The Bears followed that defeat with consecutive losses to UCLA and Arizona State, and the course was set for an uninspired remainder of the season. Cal won just once more the rest of the regular season — a narrow home victory against Washington State — and it left the Bears searching for answers as to what went wrong. "We had never lost three straight before," Tedford said. "That was pretty difficult. Then to lose three games straight twice in a year definitely was something we weren't used to doing." Tedford, who is notorius for setting up residence in his office during the season, worked even longer hours than usual in an attempt to solve his team's riddle. And when he wasn't working, he'd lay on his air mattress in his office trying fruitlessly to fall asleep. Some nights, sleep never came. "I didn't sleep very much," Tedford said. "You go to bed at 1:30 and have so many things on your mind and just toss and turn. I think there's a point of maybe just overexhaustion, where you're spinning your wheels. I felt like that a couple of times this year." That led to one of Tedford's revelations after the season — that not every problem is solved by simply putting in more hours; that at some point the long hours can become counterproductive. So one of Tedford's new doctrines is to make sure he and his coaching staff get a little more sleep, with the hopes it will result in renewed energy and focus.
"Sometimes maybe there is such a thing as being overworked. I never really felt that way in the past," Tedford said. "This year, I felt that way as far as having some nights I didn't sleep at all. I think I need to do a better job as a head coach to make sure we manage our hours so that we can have the energy and the enthusiasm all the time to do what we need to do. I think at a certain point it's really easy to let yourself get overworked in this deal." Tedford said he didn't really seek advice during the team's slide ("I had plenty of people trying to give me some," he said), that most of the reflection took place after the season. That soul-searching revealed another discovery — that his role as play caller was preventing him from being the best head coach he could be. So exactly one week after the end of the season, Tedford hired former 49ers quarterbacks coach Frank Cignetti as offensive coordinator as part of a shakeup in which three coaches got replaced.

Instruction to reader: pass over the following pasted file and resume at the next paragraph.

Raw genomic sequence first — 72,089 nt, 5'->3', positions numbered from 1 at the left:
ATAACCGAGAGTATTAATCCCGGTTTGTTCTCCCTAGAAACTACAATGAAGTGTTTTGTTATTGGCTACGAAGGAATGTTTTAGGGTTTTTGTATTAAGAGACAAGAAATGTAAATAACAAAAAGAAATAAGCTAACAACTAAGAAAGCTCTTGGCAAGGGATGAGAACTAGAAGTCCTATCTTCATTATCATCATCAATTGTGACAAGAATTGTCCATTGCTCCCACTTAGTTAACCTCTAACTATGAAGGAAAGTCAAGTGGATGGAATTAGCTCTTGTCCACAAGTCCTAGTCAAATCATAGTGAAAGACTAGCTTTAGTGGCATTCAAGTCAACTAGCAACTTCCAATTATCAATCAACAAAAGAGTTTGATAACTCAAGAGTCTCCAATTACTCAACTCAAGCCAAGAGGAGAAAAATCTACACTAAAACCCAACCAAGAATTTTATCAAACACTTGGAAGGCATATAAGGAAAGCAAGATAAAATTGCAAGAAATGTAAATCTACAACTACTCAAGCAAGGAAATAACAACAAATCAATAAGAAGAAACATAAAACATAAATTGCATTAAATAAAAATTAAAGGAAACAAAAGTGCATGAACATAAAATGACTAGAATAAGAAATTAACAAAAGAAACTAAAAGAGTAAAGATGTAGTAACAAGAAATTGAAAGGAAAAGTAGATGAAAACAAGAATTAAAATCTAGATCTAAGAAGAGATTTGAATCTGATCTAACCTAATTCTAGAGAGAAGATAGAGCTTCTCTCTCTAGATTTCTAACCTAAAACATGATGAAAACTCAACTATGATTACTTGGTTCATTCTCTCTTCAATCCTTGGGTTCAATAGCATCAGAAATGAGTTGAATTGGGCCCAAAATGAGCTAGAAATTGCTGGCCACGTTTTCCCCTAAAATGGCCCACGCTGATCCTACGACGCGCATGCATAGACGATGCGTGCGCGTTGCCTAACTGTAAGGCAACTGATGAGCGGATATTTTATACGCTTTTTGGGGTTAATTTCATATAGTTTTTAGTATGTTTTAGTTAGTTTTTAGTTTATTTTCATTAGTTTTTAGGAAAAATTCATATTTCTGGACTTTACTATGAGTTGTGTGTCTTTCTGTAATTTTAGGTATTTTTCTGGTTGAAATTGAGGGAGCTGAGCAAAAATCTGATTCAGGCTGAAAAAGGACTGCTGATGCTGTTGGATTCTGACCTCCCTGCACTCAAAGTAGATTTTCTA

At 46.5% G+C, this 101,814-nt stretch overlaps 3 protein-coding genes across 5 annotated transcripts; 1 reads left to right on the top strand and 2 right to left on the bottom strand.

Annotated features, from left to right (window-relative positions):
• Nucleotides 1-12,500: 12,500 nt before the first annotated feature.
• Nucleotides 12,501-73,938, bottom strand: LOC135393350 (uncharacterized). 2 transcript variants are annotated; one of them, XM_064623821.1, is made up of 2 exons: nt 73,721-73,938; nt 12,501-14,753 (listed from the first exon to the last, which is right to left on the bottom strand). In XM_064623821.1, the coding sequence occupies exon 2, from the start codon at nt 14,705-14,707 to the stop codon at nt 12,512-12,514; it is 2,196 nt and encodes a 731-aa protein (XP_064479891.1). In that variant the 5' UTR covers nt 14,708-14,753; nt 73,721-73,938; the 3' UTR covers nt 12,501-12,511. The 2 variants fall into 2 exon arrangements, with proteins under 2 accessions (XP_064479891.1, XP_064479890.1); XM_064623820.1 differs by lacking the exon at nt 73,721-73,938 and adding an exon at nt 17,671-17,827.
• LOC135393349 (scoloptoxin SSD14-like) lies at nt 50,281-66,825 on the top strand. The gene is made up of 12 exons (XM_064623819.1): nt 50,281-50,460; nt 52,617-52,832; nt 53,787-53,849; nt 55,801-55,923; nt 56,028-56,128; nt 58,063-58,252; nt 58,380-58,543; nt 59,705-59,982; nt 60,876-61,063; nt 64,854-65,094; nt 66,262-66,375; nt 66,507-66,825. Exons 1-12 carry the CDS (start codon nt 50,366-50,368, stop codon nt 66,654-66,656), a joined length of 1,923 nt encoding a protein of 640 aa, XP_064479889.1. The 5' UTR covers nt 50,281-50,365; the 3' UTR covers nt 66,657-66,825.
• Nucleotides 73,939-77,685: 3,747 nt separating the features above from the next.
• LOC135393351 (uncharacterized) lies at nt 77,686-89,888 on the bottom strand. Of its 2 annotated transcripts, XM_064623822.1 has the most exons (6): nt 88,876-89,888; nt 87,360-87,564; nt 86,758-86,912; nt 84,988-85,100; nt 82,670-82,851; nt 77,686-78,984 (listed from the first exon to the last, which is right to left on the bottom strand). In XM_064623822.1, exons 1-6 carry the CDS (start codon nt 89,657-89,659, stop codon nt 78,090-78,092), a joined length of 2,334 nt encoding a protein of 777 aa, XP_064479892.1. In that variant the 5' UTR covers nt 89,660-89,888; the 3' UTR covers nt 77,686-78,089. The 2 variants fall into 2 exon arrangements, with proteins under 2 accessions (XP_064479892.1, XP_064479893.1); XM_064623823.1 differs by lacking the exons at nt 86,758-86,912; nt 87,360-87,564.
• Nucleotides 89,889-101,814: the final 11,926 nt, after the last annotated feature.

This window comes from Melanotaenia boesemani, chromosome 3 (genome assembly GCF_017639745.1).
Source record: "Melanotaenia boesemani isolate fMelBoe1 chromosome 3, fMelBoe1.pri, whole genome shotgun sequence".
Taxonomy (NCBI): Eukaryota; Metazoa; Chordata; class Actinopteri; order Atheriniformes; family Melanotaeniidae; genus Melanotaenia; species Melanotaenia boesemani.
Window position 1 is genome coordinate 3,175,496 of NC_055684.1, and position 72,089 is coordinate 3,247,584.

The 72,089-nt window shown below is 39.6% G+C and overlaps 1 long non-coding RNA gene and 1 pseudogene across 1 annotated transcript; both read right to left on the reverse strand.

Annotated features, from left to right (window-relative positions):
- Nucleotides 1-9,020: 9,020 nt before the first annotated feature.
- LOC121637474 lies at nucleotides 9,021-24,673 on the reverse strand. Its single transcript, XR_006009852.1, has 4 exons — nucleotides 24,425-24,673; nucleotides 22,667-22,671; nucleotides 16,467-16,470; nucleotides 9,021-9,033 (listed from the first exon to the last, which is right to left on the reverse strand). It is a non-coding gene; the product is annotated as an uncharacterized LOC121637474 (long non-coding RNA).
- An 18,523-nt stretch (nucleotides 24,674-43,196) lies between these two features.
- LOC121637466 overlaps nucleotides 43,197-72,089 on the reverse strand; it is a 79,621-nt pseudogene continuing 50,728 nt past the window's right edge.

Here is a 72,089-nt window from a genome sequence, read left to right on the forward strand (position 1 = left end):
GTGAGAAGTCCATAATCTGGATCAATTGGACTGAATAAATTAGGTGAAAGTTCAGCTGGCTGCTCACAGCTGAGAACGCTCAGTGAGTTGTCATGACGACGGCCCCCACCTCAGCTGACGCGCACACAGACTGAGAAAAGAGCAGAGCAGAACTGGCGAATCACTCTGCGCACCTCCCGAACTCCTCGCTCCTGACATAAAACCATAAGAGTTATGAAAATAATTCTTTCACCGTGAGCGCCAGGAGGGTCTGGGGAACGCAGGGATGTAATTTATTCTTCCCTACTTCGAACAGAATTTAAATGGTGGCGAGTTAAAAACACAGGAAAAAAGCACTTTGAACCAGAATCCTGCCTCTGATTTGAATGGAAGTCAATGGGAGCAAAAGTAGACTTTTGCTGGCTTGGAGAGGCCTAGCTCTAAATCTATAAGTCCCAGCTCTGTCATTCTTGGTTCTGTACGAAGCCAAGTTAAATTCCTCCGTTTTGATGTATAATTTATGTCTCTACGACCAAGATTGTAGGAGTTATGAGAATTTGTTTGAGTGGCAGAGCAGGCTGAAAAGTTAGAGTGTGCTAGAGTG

"I think during the season I need to be more available for the defense, to be able to spend some time with the defensive players, interact with the team more on all things — academics, discipline issues, things like that," Tedford said. "When you're the play caller and really, really involved in all facets of the game plan, there is a lot of focus that needs to take place on that. It's just based on me wanting to spend more time with the whole team."
Much of Cal's shortcomings during the second half of the season were due to mistakes — turnovers, penalties, etc. Tedford said he didn't know if there was a correlation between that and his ability to oversee the whole program. "I assume it could, but I'd like to think not," he said. Georgia coach Mark Richt gave up play calling duties before last season and said he's seen positive effects across his program, including improvement in the intangibles department. "There's no doubt about that," Richt said. "There needs to be a clear understanding about who is setting the vision for the team." In general, Tedford seems to be focused on improving the aspects of the program that don't deal with schemes or game plans, no doubt a primary reason why he gave up play calling. That will be a hot topic in Cal's football office as the team prepares for spring practice and offseason workouts this summer. "We'll do a lot this offseason talking a lot about the intangibles — not just the X's and O's and not just the talent, but some of the intangibles that it takes to make sure that we're able to deal with adversity or expectations or whatever comes at us," Tedford said. "Even though (last season) wasn't pleasant to go through, I really do believe that we've learned a lot from it. Sometimes it's those intangibles that makes a difference. It's not the best players or the most talent, it's how you all come together. We need to make sure we understand all that."